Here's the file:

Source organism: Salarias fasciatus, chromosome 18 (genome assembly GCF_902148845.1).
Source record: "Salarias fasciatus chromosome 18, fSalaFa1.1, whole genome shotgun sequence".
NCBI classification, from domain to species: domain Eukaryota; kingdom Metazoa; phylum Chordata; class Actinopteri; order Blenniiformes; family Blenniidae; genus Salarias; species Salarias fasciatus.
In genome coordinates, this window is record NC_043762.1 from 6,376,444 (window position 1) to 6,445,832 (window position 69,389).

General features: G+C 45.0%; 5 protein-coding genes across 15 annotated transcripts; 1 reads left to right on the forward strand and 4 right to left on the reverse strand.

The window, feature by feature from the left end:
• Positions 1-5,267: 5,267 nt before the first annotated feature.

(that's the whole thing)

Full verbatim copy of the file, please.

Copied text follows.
Source organism: Salarias fasciatus, chromosome 18 (genome assembly GCF_902148845.1).
Source record: "Salarias fasciatus chromosome 18, fSalaFa1.1, whole genome shotgun sequence".
NCBI classification, from domain to species: domain Eukaryota; kingdom Metazoa; phylum Chordata; class Actinopteri; order Blenniiformes; family Blenniidae; genus Salarias; species Salarias fasciatus.
In genome coordinates, this window is record NC_043762.1 from 6,376,444 (window position 1) to 6,445,832 (window position 69,389).

General features: G+C 45.0%; 5 protein-coding genes across 15 annotated transcripts; 1 reads left to right on the forward strand and 4 right to left on the reverse strand.

The window, feature by feature from the left end:
• Positions 1-5,267: 5,267 nt before the first annotated feature.